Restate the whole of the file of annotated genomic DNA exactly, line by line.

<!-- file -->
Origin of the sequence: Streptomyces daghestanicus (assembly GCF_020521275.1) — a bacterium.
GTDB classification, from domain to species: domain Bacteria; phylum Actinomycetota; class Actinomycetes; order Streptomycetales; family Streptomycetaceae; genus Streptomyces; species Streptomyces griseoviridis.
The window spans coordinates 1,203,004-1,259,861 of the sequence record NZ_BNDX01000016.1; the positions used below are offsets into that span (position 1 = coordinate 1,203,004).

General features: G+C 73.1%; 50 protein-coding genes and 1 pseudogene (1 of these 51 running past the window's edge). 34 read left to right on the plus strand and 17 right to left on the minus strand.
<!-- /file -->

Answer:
Origin of the sequence: Streptomyces daghestanicus (assembly GCF_020521275.1) — a bacterium.
GTDB classification, from domain to species: domain Bacteria; phylum Actinomycetota; class Actinomycetes; order Streptomycetales; family Streptomycetaceae; genus Streptomyces; species Streptomyces griseoviridis.
The window spans coordinates 1,203,004-1,259,861 of the sequence record NZ_BNDX01000016.1; the positions used below are offsets into that span (position 1 = coordinate 1,203,004).

General features: G+C 73.1%; 50 protein-coding genes and 1 pseudogene (1 of these 51 running past the window's edge). 34 read left to right on the plus strand and 17 right to left on the minus strand.